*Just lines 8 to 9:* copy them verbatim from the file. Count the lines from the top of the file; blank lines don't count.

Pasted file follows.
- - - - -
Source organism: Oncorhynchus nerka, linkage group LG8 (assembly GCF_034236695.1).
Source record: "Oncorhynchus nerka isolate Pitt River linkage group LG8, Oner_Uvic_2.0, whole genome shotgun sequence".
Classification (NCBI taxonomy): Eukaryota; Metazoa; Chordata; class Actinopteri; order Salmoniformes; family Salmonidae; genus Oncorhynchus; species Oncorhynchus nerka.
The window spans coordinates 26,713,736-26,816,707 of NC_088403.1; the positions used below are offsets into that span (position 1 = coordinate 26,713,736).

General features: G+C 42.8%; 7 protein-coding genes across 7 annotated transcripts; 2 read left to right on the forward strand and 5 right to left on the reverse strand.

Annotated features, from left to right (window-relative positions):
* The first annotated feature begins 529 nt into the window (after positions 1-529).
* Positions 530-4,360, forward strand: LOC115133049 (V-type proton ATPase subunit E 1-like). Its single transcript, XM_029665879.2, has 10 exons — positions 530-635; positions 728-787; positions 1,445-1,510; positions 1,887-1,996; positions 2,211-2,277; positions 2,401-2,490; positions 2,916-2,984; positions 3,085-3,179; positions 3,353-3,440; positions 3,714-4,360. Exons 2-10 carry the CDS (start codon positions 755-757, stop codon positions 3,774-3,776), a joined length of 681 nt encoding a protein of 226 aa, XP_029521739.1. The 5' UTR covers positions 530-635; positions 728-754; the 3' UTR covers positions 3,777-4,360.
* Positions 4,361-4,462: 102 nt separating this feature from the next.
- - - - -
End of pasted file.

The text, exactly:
* Positions 530-4,360, forward strand: LOC115133049 (V-type proton ATPase subunit E 1-like). Its single transcript, XM_029665879.2, has 10 exons — positions 530-635; positions 728-787; positions 1,445-1,510; positions 1,887-1,996; positions 2,211-2,277; positions 2,401-2,490; positions 2,916-2,984; positions 3,085-3,179; positions 3,353-3,440; positions 3,714-4,360. Exons 2-10 carry the CDS (start codon positions 755-757, stop codon positions 3,774-3,776), a joined length of 681 nt encoding a protein of 226 aa, XP_029521739.1. The 5' UTR covers positions 530-635; positions 728-754; the 3' UTR covers positions 3,777-4,360.
* Positions 4,361-4,462: 102 nt separating this feature from the next.